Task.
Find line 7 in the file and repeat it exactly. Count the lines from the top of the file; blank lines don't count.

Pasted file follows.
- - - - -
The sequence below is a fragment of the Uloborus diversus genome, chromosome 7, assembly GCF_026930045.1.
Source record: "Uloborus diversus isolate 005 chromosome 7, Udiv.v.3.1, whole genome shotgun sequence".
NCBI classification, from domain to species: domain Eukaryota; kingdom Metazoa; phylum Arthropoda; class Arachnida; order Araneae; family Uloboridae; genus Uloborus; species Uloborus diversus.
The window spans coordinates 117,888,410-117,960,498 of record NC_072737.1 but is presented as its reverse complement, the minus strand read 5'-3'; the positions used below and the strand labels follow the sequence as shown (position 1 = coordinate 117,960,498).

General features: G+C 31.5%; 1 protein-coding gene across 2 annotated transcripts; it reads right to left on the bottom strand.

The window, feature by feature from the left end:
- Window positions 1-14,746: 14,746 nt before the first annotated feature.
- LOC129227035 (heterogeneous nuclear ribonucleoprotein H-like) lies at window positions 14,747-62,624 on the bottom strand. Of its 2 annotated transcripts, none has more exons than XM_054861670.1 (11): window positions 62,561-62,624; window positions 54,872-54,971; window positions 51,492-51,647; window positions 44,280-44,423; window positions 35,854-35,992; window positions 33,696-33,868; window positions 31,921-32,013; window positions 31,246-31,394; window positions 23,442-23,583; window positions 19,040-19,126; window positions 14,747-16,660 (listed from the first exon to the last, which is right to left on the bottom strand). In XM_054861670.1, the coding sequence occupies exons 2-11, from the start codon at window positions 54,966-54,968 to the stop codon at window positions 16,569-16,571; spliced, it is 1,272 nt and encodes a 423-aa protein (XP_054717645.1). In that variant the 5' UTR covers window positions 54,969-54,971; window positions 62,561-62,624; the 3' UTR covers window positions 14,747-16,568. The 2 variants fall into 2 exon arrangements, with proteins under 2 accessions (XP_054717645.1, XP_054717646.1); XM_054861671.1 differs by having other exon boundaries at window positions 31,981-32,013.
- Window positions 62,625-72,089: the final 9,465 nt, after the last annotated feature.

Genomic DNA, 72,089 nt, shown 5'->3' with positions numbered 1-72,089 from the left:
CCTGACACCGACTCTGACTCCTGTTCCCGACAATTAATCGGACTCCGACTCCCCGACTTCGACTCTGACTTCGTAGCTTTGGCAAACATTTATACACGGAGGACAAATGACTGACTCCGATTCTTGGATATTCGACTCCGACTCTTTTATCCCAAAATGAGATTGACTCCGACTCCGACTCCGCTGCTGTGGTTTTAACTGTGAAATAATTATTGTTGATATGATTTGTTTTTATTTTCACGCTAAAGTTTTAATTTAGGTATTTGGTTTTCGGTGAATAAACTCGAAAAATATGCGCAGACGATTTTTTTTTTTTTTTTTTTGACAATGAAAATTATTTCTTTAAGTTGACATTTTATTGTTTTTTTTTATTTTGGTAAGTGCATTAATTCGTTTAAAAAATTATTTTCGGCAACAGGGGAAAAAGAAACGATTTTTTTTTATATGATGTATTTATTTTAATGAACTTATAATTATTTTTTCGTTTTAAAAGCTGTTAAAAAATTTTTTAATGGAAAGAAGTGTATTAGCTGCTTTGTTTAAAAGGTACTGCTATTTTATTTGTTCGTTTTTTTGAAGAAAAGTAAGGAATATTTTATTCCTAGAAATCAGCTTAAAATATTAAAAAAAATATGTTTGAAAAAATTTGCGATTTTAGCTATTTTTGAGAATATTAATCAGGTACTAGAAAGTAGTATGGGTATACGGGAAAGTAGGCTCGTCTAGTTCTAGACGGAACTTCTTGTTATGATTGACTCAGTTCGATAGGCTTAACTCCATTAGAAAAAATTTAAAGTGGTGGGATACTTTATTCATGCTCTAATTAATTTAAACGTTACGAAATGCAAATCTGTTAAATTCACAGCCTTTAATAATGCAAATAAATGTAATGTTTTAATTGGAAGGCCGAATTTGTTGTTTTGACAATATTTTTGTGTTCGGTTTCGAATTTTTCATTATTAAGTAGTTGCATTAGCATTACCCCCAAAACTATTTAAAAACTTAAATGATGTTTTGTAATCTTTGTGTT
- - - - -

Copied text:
- Window positions 1-14,746: 14,746 nt before the first annotated feature.